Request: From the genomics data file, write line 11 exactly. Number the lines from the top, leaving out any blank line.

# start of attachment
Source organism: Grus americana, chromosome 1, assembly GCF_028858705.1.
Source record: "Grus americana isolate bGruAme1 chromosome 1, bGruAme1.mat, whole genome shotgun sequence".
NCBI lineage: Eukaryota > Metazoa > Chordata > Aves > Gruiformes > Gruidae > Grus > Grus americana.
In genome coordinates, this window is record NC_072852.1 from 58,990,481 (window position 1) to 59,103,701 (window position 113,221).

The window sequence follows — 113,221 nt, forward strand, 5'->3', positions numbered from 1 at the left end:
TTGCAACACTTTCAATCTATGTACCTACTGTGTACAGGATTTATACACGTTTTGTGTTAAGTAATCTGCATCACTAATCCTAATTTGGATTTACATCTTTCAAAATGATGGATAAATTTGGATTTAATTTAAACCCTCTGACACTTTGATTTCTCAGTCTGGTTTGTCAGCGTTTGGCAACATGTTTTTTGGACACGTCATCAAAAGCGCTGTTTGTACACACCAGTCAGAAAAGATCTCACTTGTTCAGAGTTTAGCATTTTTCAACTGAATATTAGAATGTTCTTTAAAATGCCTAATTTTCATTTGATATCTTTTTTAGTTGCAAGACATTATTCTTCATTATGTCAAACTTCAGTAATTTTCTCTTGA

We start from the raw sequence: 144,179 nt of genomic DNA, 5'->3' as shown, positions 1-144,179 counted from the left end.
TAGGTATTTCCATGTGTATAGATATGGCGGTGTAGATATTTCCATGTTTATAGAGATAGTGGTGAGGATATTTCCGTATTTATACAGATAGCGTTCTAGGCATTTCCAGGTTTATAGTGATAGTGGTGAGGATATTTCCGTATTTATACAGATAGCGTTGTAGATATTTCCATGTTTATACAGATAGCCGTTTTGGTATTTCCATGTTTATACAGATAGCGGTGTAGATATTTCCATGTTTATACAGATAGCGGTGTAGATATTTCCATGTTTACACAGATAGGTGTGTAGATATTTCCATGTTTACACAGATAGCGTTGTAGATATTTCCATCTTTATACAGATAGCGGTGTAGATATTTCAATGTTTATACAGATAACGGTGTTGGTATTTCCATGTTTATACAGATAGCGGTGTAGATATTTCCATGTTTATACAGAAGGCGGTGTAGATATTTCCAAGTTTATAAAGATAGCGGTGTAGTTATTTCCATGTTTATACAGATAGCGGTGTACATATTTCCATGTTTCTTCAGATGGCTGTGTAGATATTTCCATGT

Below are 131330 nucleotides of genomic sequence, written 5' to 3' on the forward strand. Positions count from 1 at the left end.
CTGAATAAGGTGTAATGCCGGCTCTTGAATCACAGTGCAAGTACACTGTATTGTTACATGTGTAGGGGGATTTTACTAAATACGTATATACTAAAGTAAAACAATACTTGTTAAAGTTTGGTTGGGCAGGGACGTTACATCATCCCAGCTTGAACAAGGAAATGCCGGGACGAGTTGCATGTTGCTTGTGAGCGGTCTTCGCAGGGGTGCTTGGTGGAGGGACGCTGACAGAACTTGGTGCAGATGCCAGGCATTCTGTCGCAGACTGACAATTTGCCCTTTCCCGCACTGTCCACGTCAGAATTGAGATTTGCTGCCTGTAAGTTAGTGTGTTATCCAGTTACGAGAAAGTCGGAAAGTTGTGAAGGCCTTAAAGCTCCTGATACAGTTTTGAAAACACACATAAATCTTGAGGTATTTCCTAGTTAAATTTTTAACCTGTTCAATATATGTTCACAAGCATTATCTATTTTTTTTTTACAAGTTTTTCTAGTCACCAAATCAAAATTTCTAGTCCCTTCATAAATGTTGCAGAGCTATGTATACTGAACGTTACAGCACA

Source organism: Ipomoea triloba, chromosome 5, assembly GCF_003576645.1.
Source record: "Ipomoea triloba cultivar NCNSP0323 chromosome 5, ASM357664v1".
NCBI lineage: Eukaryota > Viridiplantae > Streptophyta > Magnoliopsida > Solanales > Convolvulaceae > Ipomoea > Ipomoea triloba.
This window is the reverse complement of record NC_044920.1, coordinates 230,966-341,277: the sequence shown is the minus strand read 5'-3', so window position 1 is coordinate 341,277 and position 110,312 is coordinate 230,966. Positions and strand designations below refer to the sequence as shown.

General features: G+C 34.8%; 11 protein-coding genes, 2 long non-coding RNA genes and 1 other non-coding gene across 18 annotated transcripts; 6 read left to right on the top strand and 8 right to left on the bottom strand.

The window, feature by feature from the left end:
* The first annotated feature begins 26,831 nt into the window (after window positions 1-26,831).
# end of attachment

Source organism: Ipomoea triloba, chromosome 5, assembly GCF_003576645.1.